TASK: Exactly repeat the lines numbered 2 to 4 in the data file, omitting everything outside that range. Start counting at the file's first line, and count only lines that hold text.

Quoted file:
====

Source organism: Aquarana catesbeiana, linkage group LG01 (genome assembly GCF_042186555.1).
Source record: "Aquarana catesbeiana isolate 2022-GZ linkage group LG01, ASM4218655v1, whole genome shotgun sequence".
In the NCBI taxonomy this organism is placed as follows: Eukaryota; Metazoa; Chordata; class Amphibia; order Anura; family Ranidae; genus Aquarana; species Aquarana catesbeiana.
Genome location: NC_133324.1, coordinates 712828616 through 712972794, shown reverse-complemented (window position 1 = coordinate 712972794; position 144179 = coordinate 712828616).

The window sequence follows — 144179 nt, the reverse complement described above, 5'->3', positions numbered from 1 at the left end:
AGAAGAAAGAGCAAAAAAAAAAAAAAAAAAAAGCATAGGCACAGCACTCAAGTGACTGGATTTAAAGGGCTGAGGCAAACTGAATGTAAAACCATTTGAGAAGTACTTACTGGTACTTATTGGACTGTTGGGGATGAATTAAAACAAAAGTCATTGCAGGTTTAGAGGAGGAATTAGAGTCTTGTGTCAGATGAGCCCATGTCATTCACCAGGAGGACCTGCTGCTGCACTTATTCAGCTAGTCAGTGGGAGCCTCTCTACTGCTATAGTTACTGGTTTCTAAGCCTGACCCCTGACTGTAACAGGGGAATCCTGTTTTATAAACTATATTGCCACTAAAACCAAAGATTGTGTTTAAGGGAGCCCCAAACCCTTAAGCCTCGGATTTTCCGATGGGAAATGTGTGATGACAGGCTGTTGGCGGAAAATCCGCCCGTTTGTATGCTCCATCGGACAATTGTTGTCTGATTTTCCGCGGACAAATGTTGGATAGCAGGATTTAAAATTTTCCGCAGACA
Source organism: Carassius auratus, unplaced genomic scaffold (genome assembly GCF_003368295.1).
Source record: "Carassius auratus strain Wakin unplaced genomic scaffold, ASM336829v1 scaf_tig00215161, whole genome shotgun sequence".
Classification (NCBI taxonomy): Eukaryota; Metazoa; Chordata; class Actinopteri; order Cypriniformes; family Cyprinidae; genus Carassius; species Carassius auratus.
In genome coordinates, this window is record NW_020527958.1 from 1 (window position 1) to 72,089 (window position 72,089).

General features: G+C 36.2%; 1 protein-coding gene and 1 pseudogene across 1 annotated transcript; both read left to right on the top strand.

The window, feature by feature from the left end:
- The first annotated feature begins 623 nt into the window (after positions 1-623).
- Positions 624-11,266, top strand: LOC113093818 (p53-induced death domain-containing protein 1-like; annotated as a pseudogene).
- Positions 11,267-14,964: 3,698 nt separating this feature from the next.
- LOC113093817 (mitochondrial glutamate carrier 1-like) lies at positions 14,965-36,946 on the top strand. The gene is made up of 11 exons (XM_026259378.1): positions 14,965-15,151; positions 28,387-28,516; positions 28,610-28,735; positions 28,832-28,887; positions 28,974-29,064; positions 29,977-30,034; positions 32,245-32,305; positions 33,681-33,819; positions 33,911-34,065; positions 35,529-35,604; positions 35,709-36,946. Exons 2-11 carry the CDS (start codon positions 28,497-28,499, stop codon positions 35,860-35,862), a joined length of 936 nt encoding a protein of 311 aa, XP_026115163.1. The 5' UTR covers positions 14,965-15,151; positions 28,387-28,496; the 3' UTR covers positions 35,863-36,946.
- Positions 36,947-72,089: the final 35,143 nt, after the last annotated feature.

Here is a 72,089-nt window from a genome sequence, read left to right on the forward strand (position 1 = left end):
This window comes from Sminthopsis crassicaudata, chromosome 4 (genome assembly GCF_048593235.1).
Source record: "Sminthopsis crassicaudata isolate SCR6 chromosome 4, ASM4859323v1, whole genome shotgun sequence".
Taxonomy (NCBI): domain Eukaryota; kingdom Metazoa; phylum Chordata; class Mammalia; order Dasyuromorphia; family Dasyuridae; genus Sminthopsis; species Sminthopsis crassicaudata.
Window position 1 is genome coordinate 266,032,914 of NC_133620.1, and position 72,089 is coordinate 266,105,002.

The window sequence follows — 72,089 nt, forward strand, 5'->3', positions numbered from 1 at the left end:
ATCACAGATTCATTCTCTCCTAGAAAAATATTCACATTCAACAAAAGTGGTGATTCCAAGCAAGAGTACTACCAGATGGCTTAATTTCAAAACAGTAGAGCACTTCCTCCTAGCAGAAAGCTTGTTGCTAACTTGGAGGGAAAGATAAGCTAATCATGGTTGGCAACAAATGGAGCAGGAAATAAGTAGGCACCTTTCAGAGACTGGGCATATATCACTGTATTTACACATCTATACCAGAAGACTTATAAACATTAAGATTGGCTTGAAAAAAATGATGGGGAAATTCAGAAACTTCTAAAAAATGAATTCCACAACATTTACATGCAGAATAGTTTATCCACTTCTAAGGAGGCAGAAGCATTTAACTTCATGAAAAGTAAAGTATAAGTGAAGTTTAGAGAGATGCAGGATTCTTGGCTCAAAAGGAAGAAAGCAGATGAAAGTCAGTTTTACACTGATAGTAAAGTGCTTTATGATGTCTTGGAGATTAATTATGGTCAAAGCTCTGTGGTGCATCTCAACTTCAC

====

Source record: "Aquarana catesbeiana isolate 2022-GZ linkage group LG01, ASM4218655v1, whole genome shotgun sequence".
In the NCBI taxonomy this organism is placed as follows: Eukaryota; Metazoa; Chordata; class Amphibia; order Anura; family Ranidae; genus Aquarana; species Aquarana catesbeiana.
Genome location: NC_133324.1, coordinates 712828616 through 712972794, shown reverse-complemented (window position 1 = coordinate 712972794; position 144179 = coordinate 712828616).